The snapping sound in his knees drove him to the ground in a crumpled heap. As his leg bones broke, shattered and reformed into a new shape, he let out a blood-curdling scream of agony. It only ended when there was no air left in his chest. His eyes bulged in their sockets as they changed shape and colour, seeping blood as they did. The thick, dark brown fur erupted from every pore in his skin, as steel-like talons, as black as the oncoming night, curled from his fingers and toes. His spine cracked as it curved, sending him into a spasm of renewed agony. The changes hit him in waves, re-shaping his legs into powerful back limbs. His arms bent and buckled as they became heavy and hard. His skull flattened and fractured as long powerful jaws extended into place. As if in triumph of overcoming the frail human form it had been only moments ago, the wolf roared into the night air, and held its head high in a single, chilling howl.

The scents were what came to it first. The leaking oil from the upturned engine; the spilling gasoline, the wisp of perfume from the mother’s neck, the sweat and blood on the hands of the man. They all tempted it back towards the road. It slunk silently towards the brow of the hill where it already knew the car lay. At the ridge, it paused as it saw three people huddled against the underside of the upturned car. The wolf allowed them to see him as it took a few careless steps towards them, sending loose stones down the bank in their direction. It savoured the sounds of the screams and the smell of fear in the air as the two females stood up. It fixed its eyes on the man as it parted its lips and narrowed its eyes as it thought with evil pleasure of the nightmare its human-self would wake from the following night. And then it leapt.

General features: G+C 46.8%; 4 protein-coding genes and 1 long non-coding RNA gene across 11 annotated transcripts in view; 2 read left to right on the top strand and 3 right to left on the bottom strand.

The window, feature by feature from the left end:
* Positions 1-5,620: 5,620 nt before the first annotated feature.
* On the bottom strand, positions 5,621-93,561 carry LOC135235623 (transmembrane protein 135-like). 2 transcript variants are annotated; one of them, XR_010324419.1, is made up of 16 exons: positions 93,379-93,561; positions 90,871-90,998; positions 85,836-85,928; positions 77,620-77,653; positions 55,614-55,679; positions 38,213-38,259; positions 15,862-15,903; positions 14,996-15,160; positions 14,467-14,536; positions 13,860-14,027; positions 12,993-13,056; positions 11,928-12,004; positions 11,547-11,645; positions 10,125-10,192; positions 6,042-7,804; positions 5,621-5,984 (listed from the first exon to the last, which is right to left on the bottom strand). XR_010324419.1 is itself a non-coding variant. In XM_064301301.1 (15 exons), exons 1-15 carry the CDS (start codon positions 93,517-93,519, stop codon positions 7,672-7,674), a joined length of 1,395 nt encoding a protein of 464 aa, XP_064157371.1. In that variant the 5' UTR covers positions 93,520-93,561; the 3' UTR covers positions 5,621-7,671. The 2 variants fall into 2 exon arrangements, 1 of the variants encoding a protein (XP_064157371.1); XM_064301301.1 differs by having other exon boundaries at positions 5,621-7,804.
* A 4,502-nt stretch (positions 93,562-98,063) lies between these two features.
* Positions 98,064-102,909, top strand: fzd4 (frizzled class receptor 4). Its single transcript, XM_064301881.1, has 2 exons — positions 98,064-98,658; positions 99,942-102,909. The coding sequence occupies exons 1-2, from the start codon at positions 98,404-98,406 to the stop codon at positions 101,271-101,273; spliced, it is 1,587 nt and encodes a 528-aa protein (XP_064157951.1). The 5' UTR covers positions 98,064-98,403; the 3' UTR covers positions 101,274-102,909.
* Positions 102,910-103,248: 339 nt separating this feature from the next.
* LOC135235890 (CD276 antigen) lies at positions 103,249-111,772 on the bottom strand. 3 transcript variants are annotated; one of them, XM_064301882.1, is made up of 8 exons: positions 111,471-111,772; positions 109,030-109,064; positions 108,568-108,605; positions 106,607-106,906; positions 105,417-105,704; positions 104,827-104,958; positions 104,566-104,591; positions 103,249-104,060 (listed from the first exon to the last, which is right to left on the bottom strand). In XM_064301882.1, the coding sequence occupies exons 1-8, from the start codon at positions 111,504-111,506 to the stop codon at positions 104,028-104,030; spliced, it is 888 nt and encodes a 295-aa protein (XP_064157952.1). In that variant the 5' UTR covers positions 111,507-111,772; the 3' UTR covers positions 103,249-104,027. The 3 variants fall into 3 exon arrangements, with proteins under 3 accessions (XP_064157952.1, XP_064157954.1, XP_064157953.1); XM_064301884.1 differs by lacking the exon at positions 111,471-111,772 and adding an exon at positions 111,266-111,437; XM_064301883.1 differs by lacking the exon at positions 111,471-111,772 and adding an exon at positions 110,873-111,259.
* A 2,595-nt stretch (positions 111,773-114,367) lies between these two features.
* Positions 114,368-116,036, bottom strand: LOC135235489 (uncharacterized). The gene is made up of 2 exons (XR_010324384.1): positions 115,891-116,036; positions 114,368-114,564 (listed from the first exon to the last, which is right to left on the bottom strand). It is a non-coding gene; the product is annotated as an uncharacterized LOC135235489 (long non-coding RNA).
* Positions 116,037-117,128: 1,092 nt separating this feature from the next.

~

If you like the short stories sometimes featured on this blog, you can find novels by the author here and here.

National Poetry Day – Smiling at Strangers

It’s National Poetry Day, and as I look forward to an autumnal walk this weekend, I am also looking to coming across friendly folk offering smiles and hellos as we pass.

Smiling at Strangers

Like leaves that have fallen from the same bough

That meet in clustered embraces about the root

Guided by wind and season, we are the same.

Sunlight and streams beckon us to visit and stroll

Alongside, beyond and beneath, we meet.

Here among the grass of meadow and swaying bough

Our paths cross for the first and last of times.

Sudden moments of unexpected union

Seconds to share a spirit of wonder

All whilst out for a little wander.

Smiling at strangers, a fleeting greeting

Amongst ramblers, walkers, uncounted unknown friends

A sign we know why each is here.

Even though we do not know from whence each has come or go

To know that to be out and about under sun or star

When compared to indoors, is better by far.